BURLINGTON, Vt. – Large Vermont retailers such as Target, Walmart and Costco are now required to limit the sales of non-essential items in order to mitigate the spread of COVID-19.
The directive was announced by the Agency of Commerce and Community Development on Tuesday. The agency hopes it will reduce the overall number of people going into stores to purchase items such as clothing, electronics and toys during the state’s “Stay Home, Stay Safe” executive order.
“Large ‘big box’ retailers generate significant shopping traffic by virtue of their size and the variety of goods offered in a single location,” said Lindsay Kurrle, secretary of the Agency of Commerce and Community Development in a news release.
“This volume of shopping traffic significantly increases the risk of further spread of this dangerous virus to Vermonters and the viability of Vermont’s health care system.”
Retailers are being asked to promote online ordering, delivery and curbside pickup to customers. On its website, the consumer electronics retailer Best Buy is offering “Contactless Curbside” pickup and doorstep delivery.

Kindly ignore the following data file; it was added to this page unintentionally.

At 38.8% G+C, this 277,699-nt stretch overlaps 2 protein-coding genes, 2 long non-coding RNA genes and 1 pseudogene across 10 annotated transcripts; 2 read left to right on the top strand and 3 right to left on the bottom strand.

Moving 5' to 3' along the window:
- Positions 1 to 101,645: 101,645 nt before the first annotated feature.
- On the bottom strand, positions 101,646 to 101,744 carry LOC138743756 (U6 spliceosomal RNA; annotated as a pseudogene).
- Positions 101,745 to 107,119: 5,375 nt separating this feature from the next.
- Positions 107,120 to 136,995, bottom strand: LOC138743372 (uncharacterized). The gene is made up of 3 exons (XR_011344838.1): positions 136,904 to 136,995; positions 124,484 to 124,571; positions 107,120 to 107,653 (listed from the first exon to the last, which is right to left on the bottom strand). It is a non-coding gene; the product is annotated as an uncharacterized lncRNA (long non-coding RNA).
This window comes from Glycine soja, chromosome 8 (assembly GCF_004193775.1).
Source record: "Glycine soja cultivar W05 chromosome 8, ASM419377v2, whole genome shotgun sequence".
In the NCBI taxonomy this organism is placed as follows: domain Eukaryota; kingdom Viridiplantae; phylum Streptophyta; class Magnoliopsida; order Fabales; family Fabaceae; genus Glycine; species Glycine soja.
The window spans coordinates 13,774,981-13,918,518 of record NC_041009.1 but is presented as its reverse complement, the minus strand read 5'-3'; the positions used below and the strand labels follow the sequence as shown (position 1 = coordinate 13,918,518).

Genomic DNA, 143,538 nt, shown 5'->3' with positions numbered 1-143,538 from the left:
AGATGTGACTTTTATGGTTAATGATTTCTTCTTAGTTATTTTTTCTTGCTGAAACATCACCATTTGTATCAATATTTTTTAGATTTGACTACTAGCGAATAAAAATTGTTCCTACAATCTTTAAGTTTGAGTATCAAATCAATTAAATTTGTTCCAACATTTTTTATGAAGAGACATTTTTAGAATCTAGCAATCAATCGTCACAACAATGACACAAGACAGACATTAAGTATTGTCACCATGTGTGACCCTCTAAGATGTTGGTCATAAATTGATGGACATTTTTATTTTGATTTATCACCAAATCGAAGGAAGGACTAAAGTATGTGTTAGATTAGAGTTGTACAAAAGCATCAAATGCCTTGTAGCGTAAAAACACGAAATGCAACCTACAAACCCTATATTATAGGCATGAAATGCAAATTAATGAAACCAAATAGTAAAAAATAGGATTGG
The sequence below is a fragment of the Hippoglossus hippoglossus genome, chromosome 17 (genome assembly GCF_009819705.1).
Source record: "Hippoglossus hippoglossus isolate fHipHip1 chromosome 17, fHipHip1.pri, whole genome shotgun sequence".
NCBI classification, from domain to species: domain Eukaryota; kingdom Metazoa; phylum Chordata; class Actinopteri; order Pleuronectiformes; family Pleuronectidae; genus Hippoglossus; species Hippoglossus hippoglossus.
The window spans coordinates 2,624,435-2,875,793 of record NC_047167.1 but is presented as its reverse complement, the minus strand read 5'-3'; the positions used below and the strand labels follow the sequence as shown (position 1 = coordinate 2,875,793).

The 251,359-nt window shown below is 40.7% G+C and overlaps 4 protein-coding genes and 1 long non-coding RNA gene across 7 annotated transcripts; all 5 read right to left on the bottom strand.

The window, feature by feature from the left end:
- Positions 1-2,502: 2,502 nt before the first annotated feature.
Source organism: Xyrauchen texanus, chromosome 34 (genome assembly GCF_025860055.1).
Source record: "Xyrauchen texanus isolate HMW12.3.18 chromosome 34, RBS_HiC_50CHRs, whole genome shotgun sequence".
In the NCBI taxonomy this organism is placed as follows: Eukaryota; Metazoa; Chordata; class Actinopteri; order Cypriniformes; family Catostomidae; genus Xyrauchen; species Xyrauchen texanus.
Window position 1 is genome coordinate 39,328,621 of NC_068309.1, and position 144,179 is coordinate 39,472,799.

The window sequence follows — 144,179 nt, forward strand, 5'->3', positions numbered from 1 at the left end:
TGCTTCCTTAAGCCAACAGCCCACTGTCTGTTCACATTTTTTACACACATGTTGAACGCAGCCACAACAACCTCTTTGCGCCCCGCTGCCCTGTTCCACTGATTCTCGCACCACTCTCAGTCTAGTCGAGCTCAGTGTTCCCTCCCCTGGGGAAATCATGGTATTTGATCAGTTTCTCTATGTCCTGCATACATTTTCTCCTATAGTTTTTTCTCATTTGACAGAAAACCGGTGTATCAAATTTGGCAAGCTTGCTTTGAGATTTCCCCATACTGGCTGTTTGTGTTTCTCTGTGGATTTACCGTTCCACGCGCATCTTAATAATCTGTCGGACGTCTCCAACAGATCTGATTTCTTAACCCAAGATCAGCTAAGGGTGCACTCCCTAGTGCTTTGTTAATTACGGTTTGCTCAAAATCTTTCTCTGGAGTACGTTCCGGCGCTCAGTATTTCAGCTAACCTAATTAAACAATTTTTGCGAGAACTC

Coronavirus impact:Economy lost 701,000 jobs in March, breaking 10-year string of gains
Laid off or furloughed?:We answer your questions about unemployment benefits
What items are considered ‘non-essential’?
According to the news release, large retailers must cease in-person sales of items that include, but are not limited to:
- Arts and crafts items.
- Beauty supplies.
- Carpet and flooring.
- Consumer electronics.
- Entertainment (books, music, movies).
- Home and garden.
- Photo services.
- Sports equipment.
Access to aisles or sections of the store that contain these items will be restricted. Retailers that sell essential goods such as food, beverages and medicine are still allowing in-person sales of those items.
Contact Ethan Bakuli at (802) 556-1804 or email@example.com. Follow him on Twitter @BakuliEthan.
All coverage of the coronavirus is being provided for free to our readers. Please consider supporting local journalism by subscribing to the Free Press.